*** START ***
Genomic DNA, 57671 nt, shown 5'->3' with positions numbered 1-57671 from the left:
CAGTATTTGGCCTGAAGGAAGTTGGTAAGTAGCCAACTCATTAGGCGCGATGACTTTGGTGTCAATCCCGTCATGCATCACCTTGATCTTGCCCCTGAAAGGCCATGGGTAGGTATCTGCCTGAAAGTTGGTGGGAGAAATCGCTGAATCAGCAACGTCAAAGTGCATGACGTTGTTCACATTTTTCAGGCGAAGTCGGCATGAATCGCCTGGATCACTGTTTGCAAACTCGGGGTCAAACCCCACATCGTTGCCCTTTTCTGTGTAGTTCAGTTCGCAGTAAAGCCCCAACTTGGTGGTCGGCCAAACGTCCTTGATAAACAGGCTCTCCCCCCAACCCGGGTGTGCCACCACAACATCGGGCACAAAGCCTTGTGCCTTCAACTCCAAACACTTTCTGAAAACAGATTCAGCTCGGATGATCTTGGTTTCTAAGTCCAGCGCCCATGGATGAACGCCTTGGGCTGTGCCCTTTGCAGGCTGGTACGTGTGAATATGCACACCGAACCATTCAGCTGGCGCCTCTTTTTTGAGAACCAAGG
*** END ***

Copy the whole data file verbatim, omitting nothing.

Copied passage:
Genomic DNA, 57671 nt, shown 5'->3' with positions numbered 1-57671 from the left:
CAGTATTTGGCCTGAAGGAAGTTGGTAAGTAGCCAACTCATTAGGCGCGATGACTTTGGTGTCAATCCCGTCATGCATCACCTTGATCTTGCCCCTGAAAGGCCATGGGTAGGTATCTGCCTGAAAGTTGGTGGGAGAAATCGCTGAATCAGCAACGTCAAAGTGCATGACGTTGTTCACATTTTTCAGGCGAAGTCGGCATGAATCGCCTGGATCACTGTTTGCAAACTCGGGGTCAAACCCCACATCGTTGCCCTTTTCTGTGTAGTTCAGTTCGCAGTAAAGCCCCAACTTGGTGGTCGGCCAAACGTCCTTGATAAACAGGCTCTCCCCCCAACCCGGGTGTGCCACCACAACATCGGGCACAAAGCCTTGTGCCTTCAACTCCAAACACTTTCTGAAAACAGATTCAGCTCGGATGATCTTGGTTTCTAAGTCCAGCGCCCATGGATGAACGCCTTGGGCTGTGCCCTTTGCAGGCTGGTACGTGTGAATATGCACACCGAACCATTCAGCTGGCGCCTCTTTTTTGAGAACCAAGG